What Does It All Mean?

Figures are only meaningful if we think about what they’re telling us. In the case of the Inventory Turnover of these 3 companies, we’ve got some varied results – but what do they tell us?

Both Company 1 and 3 have similar Inventory Turnover Ratios of 2 and 2.4 respectively. This means they had to renew their stock twice in this financial year and indicates a healthy level of profitability.

Company 2 has an Inventory Turnover Ratio of only 0.24. This isn’t good. They’ve got stock stuck on shelves and are possibly paying over the odds for storage. There are many reasons why this might have happened. And this Inventory Turnover Ratio formula shows that these need to be identified and tackled as a matter of urgency.

So, a High Inventory Turnover Ratio Is What I’m Aiming For?

Generally speaking, the higher the inventory ratio the better. Businesses that sell their products more quickly tend to be more successful. As well as strong sales, it can also indicate insufficient inventory, so you might want to double-check that you're not missing out on sales from under-ordering.

But there is a very large qualifying factor here – different industries have a different average turnover rate.

Some high volume/low margin sectors have an extremely quick turnover of stock, like fast-food restaurants. They might be monitoring stock levels on a weekly basis.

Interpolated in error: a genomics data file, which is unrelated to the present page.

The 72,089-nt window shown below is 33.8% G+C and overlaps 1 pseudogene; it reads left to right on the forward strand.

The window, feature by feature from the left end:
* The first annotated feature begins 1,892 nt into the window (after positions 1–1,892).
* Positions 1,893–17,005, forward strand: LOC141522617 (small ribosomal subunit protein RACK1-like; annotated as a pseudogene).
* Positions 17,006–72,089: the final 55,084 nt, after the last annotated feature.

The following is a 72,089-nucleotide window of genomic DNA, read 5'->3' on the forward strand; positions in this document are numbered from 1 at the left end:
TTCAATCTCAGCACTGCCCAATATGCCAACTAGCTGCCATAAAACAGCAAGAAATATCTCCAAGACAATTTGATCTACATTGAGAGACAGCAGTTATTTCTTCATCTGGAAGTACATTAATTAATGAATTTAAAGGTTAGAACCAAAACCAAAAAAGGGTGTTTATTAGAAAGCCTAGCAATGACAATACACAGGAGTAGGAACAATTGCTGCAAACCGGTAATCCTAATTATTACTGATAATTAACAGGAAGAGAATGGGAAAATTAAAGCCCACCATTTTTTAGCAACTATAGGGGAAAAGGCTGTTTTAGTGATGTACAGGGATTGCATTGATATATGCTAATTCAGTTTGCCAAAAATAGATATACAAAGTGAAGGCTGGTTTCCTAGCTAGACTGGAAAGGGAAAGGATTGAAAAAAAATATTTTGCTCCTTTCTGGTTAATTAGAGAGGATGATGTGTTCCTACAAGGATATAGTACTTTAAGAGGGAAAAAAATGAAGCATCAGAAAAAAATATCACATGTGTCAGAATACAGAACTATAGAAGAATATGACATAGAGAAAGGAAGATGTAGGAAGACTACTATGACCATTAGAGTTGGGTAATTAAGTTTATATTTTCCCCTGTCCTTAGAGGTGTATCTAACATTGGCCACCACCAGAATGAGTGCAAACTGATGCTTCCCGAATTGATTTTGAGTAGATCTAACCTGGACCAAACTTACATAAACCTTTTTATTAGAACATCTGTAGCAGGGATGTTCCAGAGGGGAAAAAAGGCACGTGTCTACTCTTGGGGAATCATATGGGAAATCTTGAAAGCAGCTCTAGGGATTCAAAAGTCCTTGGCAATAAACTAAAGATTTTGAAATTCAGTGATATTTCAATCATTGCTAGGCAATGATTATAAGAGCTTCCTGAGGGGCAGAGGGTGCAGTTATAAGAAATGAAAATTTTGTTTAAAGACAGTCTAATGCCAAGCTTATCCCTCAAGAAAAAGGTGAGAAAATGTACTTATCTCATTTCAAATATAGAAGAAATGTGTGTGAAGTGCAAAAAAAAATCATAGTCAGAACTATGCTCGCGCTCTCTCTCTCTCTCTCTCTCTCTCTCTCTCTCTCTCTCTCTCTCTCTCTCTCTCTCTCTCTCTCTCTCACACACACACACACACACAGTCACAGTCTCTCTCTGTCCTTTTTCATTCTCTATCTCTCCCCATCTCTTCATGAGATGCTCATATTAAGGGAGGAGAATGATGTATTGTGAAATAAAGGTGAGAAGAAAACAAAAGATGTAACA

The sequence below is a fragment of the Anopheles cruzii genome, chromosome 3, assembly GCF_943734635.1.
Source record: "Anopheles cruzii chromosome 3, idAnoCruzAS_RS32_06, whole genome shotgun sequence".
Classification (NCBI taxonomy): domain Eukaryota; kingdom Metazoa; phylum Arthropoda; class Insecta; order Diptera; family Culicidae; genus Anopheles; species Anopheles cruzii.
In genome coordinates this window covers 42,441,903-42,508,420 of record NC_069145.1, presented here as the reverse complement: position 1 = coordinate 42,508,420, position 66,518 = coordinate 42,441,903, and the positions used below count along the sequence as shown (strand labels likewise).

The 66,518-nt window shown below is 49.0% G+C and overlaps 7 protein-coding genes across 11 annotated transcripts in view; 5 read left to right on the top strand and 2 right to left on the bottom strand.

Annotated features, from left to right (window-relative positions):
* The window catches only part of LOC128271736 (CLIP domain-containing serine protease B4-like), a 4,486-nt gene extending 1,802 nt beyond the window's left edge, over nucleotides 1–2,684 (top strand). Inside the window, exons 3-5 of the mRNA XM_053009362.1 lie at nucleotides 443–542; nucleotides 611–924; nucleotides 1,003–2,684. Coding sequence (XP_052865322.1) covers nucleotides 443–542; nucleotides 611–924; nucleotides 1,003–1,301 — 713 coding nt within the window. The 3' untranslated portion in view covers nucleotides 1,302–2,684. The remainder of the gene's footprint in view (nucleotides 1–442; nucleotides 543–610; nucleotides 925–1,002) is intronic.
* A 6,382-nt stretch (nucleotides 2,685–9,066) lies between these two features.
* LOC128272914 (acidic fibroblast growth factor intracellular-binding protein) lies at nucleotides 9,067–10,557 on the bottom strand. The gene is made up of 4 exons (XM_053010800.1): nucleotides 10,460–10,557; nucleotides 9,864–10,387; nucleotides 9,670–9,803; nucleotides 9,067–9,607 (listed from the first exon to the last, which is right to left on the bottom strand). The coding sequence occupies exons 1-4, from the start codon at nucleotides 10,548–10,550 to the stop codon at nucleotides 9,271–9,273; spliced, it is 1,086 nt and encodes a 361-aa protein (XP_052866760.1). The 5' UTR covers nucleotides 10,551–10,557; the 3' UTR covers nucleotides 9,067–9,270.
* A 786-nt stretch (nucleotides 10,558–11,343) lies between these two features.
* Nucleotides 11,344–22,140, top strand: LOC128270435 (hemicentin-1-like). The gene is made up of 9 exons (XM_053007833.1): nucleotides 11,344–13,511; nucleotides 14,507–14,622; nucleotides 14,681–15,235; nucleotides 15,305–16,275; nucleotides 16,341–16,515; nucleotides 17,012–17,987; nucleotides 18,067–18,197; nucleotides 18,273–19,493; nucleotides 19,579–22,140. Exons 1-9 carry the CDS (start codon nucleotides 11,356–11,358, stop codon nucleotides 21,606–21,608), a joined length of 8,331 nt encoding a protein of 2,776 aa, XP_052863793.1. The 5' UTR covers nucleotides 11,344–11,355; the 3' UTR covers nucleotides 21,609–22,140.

But low volume/high margin companies, like tractor manufacturers, expect to sell fewer items over an entire year, but at a much higher per product price. So their inventory turnover ratio will be much lower.

Businesses like clothes retailers must continually retain a large quantity of stock. By definition, they need different ranges, styles and sizes. So their stock turnover might be quick, but not as quick as others.

You need to be aware of your industry’s inventory turnover ratio norm, so you can see where your business fits in.

Investors also use this ratio as part of their assessment of potential investments. But, as you can see, this is only useful when comparing companies in the same industry. There is no benefit at all to using inventory turnover ratio to decide between companies in entirely different sectors because inventory expectations aren’t the same.

Why Do I Need to Work Out My Inventory Turnover?

There are 2 good reasons why calculating your inventory turnover ratio is useful to your business:

  1. Your bank is assessing you for a business loan and you’ve listed inventory as collateral. Having figures to show a quick turnaround is a real confidence booster. It tells the bank that you turn stock into cash nice and speedily. You have strong sales and ‘good liquidity’.
  2. You can use this information about your inventory management to make better decisions about production, buying new products, pricing, marketing and sales.

And your financial statements must contain all the information anyway, it's just a question of using it slightly differently.

There are lots of ways you can proactively use your stock turnover ratio, particularly as FreshBooks has all the figures you need already organised. Plenty of extra time to think and strategise.

For example if you have a lower inventory turnover rate, meaning that sales are too slow, you need to work out why. And there are several possible reasons: